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Regulators, government and Parliament must evolve their approaches to digital regulation to handle emerging challenges deriving from the advances in technologies, according to a report.
Artificial intelligence (AI) systems and other platforms based on novel approaches are not rigorous or accountable enough to address regulatory gaps and overlaps, according to the report Digital regulation: joined-up and accountable, released on 13 December by the House of Lords Communications and Digital Committee.
The report follows an inquiry into the effectiveness of digital regulation and a call for evidence launched in September 2021. The regulatory system is insufficiently equipped to confront persistent challenges new technologies are presenting, according to committee chair Lord Gilbert of Panteg.
Gilbert noted that more resources and a joined-up approach is something the Lords have been calling for since 2019. That year, the Lords published the report Regulating in a digital world, which approached the shortcomings of the existing regulatory system to deal with the challenges posed by rapid technological development.
Better processes and cooperation between regulators, industry and experts are needed to deal with these advances while minimising both risks of harms and unnecessary regulatory burdens that limit the benefits of tech advances, the report said.
“Sharing information between regulators, advisory bodies, government, industry and experts needs to be enhanced to avoid duplication and ensure that the greatest range of perspectives feed into regulation,” Gilbert noted.
While welcoming the launch of the new Digital Regulation Co-operation Forum (DRCF), the committee noted this is “a small step” and that an overarching coordination and oversight of regulatory objectives remains. More measures need to be introduced to boost the DRCF's long-term effectiveness and accountability, the report said, and coordination needs to be extended and formalised.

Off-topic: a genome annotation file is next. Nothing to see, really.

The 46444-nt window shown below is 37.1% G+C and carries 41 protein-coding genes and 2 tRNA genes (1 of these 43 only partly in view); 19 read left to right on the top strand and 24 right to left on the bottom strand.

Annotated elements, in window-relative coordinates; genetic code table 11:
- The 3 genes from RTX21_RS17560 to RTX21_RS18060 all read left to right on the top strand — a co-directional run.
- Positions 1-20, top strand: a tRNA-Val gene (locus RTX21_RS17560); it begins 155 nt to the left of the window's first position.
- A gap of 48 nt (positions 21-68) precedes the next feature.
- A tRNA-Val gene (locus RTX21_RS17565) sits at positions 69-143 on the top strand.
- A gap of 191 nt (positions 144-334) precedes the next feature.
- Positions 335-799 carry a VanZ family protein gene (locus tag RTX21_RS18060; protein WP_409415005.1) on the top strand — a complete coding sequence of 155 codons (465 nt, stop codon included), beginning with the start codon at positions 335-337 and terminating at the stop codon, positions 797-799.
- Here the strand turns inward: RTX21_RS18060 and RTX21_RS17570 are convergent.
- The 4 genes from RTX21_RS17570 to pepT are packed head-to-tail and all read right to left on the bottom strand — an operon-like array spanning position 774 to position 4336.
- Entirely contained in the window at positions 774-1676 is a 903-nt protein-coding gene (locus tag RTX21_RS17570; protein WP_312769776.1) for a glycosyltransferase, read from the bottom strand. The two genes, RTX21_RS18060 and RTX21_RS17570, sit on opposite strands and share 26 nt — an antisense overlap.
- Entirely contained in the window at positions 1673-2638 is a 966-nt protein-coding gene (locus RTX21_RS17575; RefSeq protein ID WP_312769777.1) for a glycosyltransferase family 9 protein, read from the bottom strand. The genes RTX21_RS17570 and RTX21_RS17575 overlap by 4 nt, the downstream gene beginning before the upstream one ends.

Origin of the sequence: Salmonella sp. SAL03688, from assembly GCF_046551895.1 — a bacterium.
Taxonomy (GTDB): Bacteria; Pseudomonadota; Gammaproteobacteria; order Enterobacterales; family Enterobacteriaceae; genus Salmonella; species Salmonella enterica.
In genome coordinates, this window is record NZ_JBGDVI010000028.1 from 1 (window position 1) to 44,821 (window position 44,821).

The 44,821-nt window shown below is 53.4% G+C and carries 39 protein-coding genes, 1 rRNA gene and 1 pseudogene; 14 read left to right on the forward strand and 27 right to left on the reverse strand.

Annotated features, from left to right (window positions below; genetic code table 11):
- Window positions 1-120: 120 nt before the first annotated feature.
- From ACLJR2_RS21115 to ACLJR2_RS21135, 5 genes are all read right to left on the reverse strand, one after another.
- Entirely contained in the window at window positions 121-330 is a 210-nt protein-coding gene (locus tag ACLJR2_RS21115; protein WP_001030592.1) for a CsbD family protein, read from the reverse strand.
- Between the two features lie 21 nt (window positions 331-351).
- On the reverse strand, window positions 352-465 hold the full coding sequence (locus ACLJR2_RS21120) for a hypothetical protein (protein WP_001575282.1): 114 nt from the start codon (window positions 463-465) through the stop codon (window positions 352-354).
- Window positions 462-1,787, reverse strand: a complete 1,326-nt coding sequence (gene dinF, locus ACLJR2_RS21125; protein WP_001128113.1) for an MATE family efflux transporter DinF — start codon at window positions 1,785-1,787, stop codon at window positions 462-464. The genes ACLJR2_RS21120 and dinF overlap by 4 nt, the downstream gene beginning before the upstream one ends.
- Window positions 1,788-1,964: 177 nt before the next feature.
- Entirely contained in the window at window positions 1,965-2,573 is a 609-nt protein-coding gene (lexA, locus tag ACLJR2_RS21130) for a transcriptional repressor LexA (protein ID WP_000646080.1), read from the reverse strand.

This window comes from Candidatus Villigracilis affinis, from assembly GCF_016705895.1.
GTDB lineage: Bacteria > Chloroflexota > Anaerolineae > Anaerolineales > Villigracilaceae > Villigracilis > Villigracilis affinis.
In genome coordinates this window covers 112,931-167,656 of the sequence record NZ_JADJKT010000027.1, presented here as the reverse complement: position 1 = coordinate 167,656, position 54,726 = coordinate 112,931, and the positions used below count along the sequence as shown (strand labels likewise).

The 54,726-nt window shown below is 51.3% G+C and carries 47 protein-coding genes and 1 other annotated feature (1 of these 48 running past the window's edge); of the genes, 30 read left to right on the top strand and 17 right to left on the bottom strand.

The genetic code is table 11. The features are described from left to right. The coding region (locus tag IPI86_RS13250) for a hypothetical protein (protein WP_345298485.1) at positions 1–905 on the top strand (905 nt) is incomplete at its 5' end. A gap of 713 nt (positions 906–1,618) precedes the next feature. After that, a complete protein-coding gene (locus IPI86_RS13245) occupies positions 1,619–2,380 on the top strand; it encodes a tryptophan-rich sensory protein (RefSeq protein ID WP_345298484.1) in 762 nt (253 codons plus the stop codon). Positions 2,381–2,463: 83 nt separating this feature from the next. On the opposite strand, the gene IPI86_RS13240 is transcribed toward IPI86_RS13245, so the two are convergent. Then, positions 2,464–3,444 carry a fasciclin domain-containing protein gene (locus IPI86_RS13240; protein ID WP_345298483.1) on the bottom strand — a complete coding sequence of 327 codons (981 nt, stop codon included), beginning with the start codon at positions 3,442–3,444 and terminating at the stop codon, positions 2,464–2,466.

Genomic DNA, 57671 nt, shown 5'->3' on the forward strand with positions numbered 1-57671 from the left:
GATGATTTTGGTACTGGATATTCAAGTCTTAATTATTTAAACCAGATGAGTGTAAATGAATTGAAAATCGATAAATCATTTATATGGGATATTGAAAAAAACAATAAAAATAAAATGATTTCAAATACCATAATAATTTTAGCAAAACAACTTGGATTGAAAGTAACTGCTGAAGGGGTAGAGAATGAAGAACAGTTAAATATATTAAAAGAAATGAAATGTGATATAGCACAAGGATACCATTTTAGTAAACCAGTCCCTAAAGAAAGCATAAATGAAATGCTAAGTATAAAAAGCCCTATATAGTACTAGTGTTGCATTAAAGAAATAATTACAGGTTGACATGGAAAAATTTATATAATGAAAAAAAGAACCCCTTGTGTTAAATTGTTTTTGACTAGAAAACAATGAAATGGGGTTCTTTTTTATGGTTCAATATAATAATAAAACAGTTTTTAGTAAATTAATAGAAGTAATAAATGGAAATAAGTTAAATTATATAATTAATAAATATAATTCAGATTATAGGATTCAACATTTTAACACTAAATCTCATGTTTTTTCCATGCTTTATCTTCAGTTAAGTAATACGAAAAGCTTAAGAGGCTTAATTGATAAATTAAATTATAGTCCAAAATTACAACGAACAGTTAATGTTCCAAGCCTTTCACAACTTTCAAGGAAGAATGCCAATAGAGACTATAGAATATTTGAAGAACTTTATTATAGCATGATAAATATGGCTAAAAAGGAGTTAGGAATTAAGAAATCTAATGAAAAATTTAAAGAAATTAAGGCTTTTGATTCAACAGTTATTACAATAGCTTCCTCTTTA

Despite the cooperative work carried out by the DRCF so far, the Lords report said the new forum “lacks robust systems to coordinate objectives and to sort out potential conflicts between different regulators as the workload expands”.
“Having clearer mechanisms to rationalise these conflicts would provide greater certainty for industry, making regulation more predictable and conducive to innovation,” the report said, adding that the UK can be a world-leading centre for tech investments through regulating more effectively, not less.
Still on recommendations relating to the DRCF, the report argued that the forum requires statutory measures such making it the Digital Regulation Board. Independent non-executive members should be appointed for this board, the report added, including an independent chair.
The Lords committee chair noted there is a concern that “not all regulators with digital interests and expertise have a seat at the table”, and want to see a new committee of MPs and peers set up to oversee digital regulation.
“Information sharing between all relevant regulators, advisory bodies, the government, industry and academia needs to be enhanced to avoid duplication of work and ensure that the greatest range of perspectives feed into regulation,” the report noted. The committee supports the view that regulators should also be able to share their powers and jointly regulate when appropriate.
Moreover, the Lords report said Parliament needs to pay sustained attention to the topic of digital regulation, to ensure they regulators have the power they need to address complex and evolving challenges, but do so in an appropriate and effective manner.
The point of cooperative between regulators’ disparate but interlinked regimes was made by the UK’s information commissioner earlier in the year. Giving evidence to the joint Online Safety Bill committee, in September 2021, Elizabeth Denham said government should take the overlap of regulators' obligations into account, and design information sharing approaches accordingly.
While acknowledging that several committees touch on digital-related issues, no single committee specifically looks at digital regulation within government and the private sector.
“Given the pace of technological change and its impact across society and the economy, there is a notable gap in Parliamentary oversight,” Gilbert said. The report recommends that a joint committee of Parliament should be appointed to scrutinise digital regulation.